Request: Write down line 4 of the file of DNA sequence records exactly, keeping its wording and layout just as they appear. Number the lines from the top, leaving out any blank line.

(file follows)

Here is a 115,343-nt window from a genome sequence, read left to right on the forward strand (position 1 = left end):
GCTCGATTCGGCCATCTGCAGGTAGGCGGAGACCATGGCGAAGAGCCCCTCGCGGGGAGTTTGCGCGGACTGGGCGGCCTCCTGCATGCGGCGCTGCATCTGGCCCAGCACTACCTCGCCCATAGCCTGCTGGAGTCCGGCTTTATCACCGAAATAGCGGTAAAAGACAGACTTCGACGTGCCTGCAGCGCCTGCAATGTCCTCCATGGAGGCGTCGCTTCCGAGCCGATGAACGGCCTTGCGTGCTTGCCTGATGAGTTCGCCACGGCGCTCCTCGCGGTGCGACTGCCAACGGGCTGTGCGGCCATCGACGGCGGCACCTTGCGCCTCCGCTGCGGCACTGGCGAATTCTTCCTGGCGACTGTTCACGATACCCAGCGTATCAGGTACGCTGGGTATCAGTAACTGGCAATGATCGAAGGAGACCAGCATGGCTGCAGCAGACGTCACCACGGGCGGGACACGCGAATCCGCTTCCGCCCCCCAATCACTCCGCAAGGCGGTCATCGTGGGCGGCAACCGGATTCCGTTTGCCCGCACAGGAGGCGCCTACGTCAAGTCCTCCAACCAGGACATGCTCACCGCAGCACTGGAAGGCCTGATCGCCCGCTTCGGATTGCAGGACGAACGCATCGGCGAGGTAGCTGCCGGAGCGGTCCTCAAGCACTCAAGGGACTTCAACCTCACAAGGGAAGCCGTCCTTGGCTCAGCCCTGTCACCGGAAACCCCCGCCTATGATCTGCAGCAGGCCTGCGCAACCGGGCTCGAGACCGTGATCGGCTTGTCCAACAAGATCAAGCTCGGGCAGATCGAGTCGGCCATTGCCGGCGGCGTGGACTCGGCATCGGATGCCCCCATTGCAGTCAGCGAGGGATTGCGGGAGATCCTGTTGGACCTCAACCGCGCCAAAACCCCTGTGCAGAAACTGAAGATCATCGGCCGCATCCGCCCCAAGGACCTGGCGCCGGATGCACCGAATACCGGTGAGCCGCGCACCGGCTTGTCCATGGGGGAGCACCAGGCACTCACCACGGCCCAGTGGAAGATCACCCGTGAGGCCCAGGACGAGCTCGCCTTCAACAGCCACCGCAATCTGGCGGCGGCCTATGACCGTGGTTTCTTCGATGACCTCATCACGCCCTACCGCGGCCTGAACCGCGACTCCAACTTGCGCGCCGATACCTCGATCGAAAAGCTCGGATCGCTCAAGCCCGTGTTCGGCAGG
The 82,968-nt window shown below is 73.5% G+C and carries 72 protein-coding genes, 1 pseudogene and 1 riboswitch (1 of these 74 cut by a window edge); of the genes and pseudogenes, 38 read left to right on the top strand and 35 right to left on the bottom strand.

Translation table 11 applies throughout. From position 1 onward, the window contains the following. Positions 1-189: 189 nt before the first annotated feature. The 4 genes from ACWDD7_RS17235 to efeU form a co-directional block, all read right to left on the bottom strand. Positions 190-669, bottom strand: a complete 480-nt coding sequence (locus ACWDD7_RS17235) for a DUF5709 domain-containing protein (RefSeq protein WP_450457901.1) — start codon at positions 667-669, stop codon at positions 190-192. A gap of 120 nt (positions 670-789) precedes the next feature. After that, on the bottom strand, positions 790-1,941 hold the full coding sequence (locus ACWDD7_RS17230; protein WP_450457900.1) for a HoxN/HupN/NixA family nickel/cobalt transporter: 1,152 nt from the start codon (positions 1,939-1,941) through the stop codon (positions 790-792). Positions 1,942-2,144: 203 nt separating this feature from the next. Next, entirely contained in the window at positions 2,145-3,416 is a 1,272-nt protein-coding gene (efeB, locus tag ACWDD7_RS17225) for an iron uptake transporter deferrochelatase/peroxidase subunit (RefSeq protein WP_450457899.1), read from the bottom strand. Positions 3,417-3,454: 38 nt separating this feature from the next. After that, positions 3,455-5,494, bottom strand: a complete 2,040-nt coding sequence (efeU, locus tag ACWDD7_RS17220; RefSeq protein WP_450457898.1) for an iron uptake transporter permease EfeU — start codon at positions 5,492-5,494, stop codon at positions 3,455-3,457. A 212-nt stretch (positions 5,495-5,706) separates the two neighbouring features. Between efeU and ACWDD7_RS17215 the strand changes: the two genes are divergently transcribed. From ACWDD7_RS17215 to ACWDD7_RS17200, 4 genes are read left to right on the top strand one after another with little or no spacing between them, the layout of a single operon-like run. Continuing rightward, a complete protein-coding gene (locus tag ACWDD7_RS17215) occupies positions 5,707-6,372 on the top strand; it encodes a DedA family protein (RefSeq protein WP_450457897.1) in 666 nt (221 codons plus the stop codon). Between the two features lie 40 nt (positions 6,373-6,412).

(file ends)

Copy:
Translation table 11 applies throughout. From position 1 onward, the window contains the following. Positions 1-189: 189 nt before the first annotated feature. The 4 genes from ACWDD7_RS17235 to efeU form a co-directional block, all read right to left on the bottom strand. Positions 190-669, bottom strand: a complete 480-nt coding sequence (locus ACWDD7_RS17235) for a DUF5709 domain-containing protein (RefSeq protein WP_450457901.1) — start codon at positions 667-669, stop codon at positions 190-192. A gap of 120 nt (positions 670-789) precedes the next feature. After that, on the bottom strand, positions 790-1,941 hold the full coding sequence (locus ACWDD7_RS17230; protein WP_450457900.1) for a HoxN/HupN/NixA family nickel/cobalt transporter: 1,152 nt from the start codon (positions 1,939-1,941) through the stop codon (positions 790-792). Positions 1,942-2,144: 203 nt separating this feature from the next. Next, entirely contained in the window at positions 2,145-3,416 is a 1,272-nt protein-coding gene (efeB, locus tag ACWDD7_RS17225) for an iron uptake transporter deferrochelatase/peroxidase subunit (RefSeq protein WP_450457899.1), read from the bottom strand. Positions 3,417-3,454: 38 nt separating this feature from the next. After that, positions 3,455-5,494, bottom strand: a complete 2,040-nt coding sequence (efeU, locus tag ACWDD7_RS17220; RefSeq protein WP_450457898.1) for an iron uptake transporter permease EfeU — start codon at positions 5,492-5,494, stop codon at positions 3,455-3,457. A 212-nt stretch (positions 5,495-5,706) separates the two neighbouring features. Between efeU and ACWDD7_RS17215 the strand changes: the two genes are divergently transcribed. From ACWDD7_RS17215 to ACWDD7_RS17200, 4 genes are read left to right on the top strand one after another with little or no spacing between them, the layout of a single operon-like run. Continuing rightward, a complete protein-coding gene (locus tag ACWDD7_RS17215) occupies positions 5,707-6,372 on the top strand; it encodes a DedA family protein (RefSeq protein WP_450457897.1) in 666 nt (221 codons plus the stop codon). Between the two features lie 40 nt (positions 6,373-6,412).